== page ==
Australians protest drowning of refugees

This video says about itself:

Australians protest over refugee boat accident

24 June 2012

Australia has ended a three-day search for survivors from a refugee boat accident off remote Christmas Island, with little hope for around 90 people still missing.

The Australian Maritime Safety Authority (AMSA) said on Saturday searches of the sea north of the island had failed to find any more survivors, with the last living person found on Thursday night.

Protesters have marched in Sydney asking whether the tragedy could have been prevented.

Andrew Thomas reports from Sydney.

By Oliver Campbell in Australia:

Many feared dead in Australian refugee disaster

23 June 2012

A refugee boat, thought to be carrying more than 200 people, and attempting to sail from Indonesia to Australia, was found capsized on Thursday, about 110 nautical miles north of Australia’s Christmas Island. Though reports remain unclear, it appears that between 90 and 100 people are missing, feared dead.

The bodies of three men have been recovered, while 109 people, including a 13-year-old boy, have been rescued and taken to Christmas Island, where they will be detained.

All of the passengers were reportedly male. Most were believed to be from war-torn Afghanistan. According to some reports, refugees clinging to pieces of debris were sighted as far as three nautical miles from the boat. Those who remain missing are in rough seas, and may not have life jackets.

The tragic loss of life is the latest in a series of disasters that flows directly from the Australian Labor government’s so-called “border protection” policy, which seeks to prevent asylum seekers entering Australia by boat, thus forcing desperate people to make increasingly hazardous journeys in a bid to escape detection.

Most recently, as many as 200 people drowned last December when a boat sank off the coast of East Java on its way to Australia. A year earlier, more than 50 asylum seekers died when a vessel known as SIEV 221 crashed against rocks off Christmas Island in December 2010.

As in all the past tragedies, unanswered questions have emerged about whether Australian authorities could have saved the passengers’ lives. At least 41 hours passed between the boat’s first reported distress call and when it was found capsized—plenty of time for a search and rescue operation.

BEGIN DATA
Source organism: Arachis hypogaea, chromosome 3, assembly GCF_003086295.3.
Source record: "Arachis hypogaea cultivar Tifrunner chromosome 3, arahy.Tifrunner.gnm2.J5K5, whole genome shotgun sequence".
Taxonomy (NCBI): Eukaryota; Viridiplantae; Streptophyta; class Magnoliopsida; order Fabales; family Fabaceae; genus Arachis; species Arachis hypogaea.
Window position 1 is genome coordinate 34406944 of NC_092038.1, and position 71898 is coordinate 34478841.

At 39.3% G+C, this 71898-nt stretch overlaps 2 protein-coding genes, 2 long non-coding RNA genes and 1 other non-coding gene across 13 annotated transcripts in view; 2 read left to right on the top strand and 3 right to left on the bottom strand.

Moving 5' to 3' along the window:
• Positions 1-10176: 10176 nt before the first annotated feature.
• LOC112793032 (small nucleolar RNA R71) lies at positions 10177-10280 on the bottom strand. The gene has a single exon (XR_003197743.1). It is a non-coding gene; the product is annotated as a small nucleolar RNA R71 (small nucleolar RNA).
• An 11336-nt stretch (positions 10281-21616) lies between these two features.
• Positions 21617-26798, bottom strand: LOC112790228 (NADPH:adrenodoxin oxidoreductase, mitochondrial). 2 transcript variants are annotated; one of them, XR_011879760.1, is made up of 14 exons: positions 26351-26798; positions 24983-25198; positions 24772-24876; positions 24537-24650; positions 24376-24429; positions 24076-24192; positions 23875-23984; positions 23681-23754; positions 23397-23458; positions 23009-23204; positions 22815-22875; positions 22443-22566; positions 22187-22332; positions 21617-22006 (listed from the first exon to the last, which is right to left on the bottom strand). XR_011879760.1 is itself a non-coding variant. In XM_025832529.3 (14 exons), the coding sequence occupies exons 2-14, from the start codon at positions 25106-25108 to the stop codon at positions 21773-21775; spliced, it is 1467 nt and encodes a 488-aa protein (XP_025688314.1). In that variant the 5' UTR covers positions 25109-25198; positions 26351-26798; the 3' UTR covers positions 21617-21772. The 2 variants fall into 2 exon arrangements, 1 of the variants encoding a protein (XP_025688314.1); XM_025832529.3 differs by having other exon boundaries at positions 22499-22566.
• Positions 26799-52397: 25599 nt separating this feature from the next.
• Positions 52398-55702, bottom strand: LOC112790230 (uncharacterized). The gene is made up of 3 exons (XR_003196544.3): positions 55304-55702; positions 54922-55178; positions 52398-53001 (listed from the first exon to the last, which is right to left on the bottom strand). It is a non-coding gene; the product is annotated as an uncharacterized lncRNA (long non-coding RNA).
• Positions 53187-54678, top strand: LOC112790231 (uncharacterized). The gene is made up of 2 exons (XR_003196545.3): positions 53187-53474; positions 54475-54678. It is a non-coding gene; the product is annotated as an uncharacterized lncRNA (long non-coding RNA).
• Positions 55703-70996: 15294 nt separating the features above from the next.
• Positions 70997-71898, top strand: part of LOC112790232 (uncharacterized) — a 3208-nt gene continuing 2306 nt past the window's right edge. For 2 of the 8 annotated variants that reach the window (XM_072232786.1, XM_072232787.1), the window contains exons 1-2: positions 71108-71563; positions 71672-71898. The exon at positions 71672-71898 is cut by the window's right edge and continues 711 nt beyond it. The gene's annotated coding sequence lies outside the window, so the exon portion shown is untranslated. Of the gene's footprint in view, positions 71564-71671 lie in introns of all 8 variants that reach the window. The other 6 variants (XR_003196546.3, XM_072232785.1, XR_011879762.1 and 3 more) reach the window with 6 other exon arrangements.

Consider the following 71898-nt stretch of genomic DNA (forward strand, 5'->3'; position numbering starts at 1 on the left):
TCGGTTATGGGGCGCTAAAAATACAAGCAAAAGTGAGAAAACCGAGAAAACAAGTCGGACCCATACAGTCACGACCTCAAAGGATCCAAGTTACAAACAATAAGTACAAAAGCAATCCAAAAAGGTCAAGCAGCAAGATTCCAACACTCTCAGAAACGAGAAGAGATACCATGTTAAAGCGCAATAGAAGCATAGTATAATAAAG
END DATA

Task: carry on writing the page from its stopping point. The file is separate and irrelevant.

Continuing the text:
Moreover, disparities exist between the timeline issued by the Australian Home Affairs Minister Jason Clare and faxes received by the Indonesian search and rescue authorities from their Australian counterparts.

The second refugee boat sinking in less than a week has underscored the deadly consequences of the Australian government’s “border protection” regime: here.

Retired diplomat points to Australian culpability for refugee deaths: here.

The People Smuggler puts a human face on those involved in refugee boat voyages, and exposes myths peddled by the Australian government: here.

There is a bipartisan policy in Canberra of using indefinite detention in primitive conditions to deter all refugees from seeking asylum in Australia: here.

Indonesia demands suspension of Australian naval operations against refugees: here.

One Iranian asylum seeker was killed and 77 other detainees reportedly injured, two critically, in violent attacks by police and security guards against protesting refugees inside the Australian government’s detention centre on Manus Island in Papua New Guinea (PNG) on Monday night. The horrific incident underscores the criminality and barbarism of the “border protection” regime that is defended by the entire political establishment in Australia: here.

14 thoughts on “Australians protest drowning of refugees

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